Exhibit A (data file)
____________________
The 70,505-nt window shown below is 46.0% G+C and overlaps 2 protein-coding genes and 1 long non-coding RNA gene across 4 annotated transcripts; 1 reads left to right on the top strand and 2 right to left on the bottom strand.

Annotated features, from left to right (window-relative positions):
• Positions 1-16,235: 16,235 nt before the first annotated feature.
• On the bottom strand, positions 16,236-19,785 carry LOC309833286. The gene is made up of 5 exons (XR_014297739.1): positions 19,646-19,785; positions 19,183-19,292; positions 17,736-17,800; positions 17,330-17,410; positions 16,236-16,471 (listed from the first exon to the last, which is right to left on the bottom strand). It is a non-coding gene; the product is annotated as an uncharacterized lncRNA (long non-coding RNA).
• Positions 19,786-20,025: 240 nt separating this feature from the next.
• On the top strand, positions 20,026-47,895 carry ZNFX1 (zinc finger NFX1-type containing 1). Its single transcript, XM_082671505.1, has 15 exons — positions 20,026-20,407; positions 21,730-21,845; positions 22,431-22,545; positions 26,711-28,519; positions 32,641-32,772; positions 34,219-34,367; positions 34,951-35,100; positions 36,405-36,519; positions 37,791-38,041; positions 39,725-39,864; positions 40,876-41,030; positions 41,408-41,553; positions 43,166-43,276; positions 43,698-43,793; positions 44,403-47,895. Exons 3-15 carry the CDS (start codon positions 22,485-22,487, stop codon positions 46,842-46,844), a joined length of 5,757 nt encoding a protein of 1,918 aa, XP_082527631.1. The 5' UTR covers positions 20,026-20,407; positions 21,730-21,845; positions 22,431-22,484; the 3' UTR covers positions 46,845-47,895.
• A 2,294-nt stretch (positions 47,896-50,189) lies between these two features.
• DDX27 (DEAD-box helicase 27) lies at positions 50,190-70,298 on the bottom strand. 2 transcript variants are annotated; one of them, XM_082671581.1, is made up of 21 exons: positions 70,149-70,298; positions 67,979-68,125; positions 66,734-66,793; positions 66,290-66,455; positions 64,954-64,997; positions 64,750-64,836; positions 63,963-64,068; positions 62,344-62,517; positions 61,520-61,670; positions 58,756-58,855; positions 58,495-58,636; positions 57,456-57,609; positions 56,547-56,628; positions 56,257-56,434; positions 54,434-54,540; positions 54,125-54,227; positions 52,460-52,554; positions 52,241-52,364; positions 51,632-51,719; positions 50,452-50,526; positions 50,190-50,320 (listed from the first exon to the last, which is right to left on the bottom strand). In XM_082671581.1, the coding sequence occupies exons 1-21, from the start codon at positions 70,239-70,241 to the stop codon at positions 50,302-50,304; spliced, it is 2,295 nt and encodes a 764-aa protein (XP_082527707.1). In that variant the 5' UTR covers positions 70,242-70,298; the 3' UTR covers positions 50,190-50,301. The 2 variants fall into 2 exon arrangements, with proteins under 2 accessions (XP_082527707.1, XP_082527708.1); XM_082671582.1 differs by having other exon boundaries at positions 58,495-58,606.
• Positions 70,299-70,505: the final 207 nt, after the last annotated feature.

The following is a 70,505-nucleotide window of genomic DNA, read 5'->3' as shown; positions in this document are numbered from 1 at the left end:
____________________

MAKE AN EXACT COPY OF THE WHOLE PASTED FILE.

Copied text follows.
The 70,505-nt window shown below is 46.0% G+C and overlaps 2 protein-coding genes and 1 long non-coding RNA gene across 4 annotated transcripts; 1 reads left to right on the top strand and 2 right to left on the bottom strand.

Annotated features, from left to right (window-relative positions):
• Positions 1-16,235: 16,235 nt before the first annotated feature.
• On the bottom strand, positions 16,236-19,785 carry LOC309833286. The gene is made up of 5 exons (XR_014297739.1): positions 19,646-19,785; positions 19,183-19,292; positions 17,736-17,800; positions 17,330-17,410; positions 16,236-16,471 (listed from the first exon to the last, which is right to left on the bottom strand). It is a non-coding gene; the product is annotated as an uncharacterized lncRNA (long non-coding RNA).
• Positions 19,786-20,025: 240 nt separating this feature from the next.
• On the top strand, positions 20,026-47,895 carry ZNFX1 (zinc finger NFX1-type containing 1). Its single transcript, XM_082671505.1, has 15 exons — positions 20,026-20,407; positions 21,730-21,845; positions 22,431-22,545; positions 26,711-28,519; positions 32,641-32,772; positions 34,219-34,367; positions 34,951-35,100; positions 36,405-36,519; positions 37,791-38,041; positions 39,725-39,864; positions 40,876-41,030; positions 41,408-41,553; positions 43,166-43,276; positions 43,698-43,793; positions 44,403-47,895. Exons 3-15 carry the CDS (start codon positions 22,485-22,487, stop codon positions 46,842-46,844), a joined length of 5,757 nt encoding a protein of 1,918 aa, XP_082527631.1. The 5' UTR covers positions 20,026-20,407; positions 21,730-21,845; positions 22,431-22,484; the 3' UTR covers positions 46,845-47,895.
• A 2,294-nt stretch (positions 47,896-50,189) lies between these two features.
• DDX27 (DEAD-box helicase 27) lies at positions 50,190-70,298 on the bottom strand. 2 transcript variants are annotated; one of them, XM_082671581.1, is made up of 21 exons: positions 70,149-70,298; positions 67,979-68,125; positions 66,734-66,793; positions 66,290-66,455; positions 64,954-64,997; positions 64,750-64,836; positions 63,963-64,068; positions 62,344-62,517; positions 61,520-61,670; positions 58,756-58,855; positions 58,495-58,636; positions 57,456-57,609; positions 56,547-56,628; positions 56,257-56,434; positions 54,434-54,540; positions 54,125-54,227; positions 52,460-52,554; positions 52,241-52,364; positions 51,632-51,719; positions 50,452-50,526; positions 50,190-50,320 (listed from the first exon to the last, which is right to left on the bottom strand). In XM_082671581.1, the coding sequence occupies exons 1-21, from the start codon at positions 70,239-70,241 to the stop codon at positions 50,302-50,304; spliced, it is 2,295 nt and encodes a 764-aa protein (XP_082527707.1). In that variant the 5' UTR covers positions 70,242-70,298; the 3' UTR covers positions 50,190-50,301. The 2 variants fall into 2 exon arrangements, with proteins under 2 accessions (XP_082527707.1, XP_082527708.1); XM_082671582.1 differs by having other exon boundaries at positions 58,495-58,606.
• Positions 70,299-70,505: the final 207 nt, after the last annotated feature.

The following is a 70,505-nucleotide window of genomic DNA, read 5'->3' as shown; positions in this document are numbered from 1 at the left end: